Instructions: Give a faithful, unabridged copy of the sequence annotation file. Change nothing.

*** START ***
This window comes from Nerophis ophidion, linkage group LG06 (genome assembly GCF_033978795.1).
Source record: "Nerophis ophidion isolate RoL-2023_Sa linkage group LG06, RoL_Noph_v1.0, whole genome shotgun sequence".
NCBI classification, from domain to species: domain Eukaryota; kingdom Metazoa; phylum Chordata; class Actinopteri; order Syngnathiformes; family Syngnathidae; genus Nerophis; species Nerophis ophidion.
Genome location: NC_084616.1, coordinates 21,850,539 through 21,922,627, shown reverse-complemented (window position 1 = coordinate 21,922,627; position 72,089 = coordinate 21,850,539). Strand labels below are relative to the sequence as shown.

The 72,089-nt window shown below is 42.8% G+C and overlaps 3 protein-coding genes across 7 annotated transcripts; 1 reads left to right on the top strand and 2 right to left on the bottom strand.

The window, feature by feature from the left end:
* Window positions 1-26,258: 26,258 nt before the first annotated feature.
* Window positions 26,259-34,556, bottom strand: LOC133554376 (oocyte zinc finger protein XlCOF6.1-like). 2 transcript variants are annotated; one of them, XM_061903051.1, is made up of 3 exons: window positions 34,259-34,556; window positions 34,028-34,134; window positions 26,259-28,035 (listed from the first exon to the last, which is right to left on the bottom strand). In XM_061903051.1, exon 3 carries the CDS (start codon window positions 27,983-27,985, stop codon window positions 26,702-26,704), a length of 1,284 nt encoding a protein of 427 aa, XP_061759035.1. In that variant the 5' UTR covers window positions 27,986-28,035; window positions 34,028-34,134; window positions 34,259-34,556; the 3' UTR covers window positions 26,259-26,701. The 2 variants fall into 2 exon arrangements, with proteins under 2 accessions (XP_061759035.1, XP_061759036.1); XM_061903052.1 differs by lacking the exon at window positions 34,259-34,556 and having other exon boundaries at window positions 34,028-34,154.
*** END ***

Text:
This window comes from Nerophis ophidion, linkage group LG06 (genome assembly GCF_033978795.1).
Source record: "Nerophis ophidion isolate RoL-2023_Sa linkage group LG06, RoL_Noph_v1.0, whole genome shotgun sequence".
NCBI classification, from domain to species: domain Eukaryota; kingdom Metazoa; phylum Chordata; class Actinopteri; order Syngnathiformes; family Syngnathidae; genus Nerophis; species Nerophis ophidion.
Genome location: NC_084616.1, coordinates 21,850,539 through 21,922,627, shown reverse-complemented (window position 1 = coordinate 21,922,627; position 72,089 = coordinate 21,850,539). Strand labels below are relative to the sequence as shown.

The 72,089-nt window shown below is 42.8% G+C and overlaps 3 protein-coding genes across 7 annotated transcripts; 1 reads left to right on the top strand and 2 right to left on the bottom strand.

The window, feature by feature from the left end:
* Window positions 1-26,258: 26,258 nt before the first annotated feature.
* Window positions 26,259-34,556, bottom strand: LOC133554376 (oocyte zinc finger protein XlCOF6.1-like). 2 transcript variants are annotated; one of them, XM_061903051.1, is made up of 3 exons: window positions 34,259-34,556; window positions 34,028-34,134; window positions 26,259-28,035 (listed from the first exon to the last, which is right to left on the bottom strand). In XM_061903051.1, exon 3 carries the CDS (start codon window positions 27,983-27,985, stop codon window positions 26,702-26,704), a length of 1,284 nt encoding a protein of 427 aa, XP_061759035.1. In that variant the 5' UTR covers window positions 27,986-28,035; window positions 34,028-34,134; window positions 34,259-34,556; the 3' UTR covers window positions 26,259-26,701. The 2 variants fall into 2 exon arrangements, with proteins under 2 accessions (XP_061759035.1, XP_061759036.1); XM_061903052.1 differs by lacking the exon at window positions 34,259-34,556 and having other exon boundaries at window positions 34,028-34,154.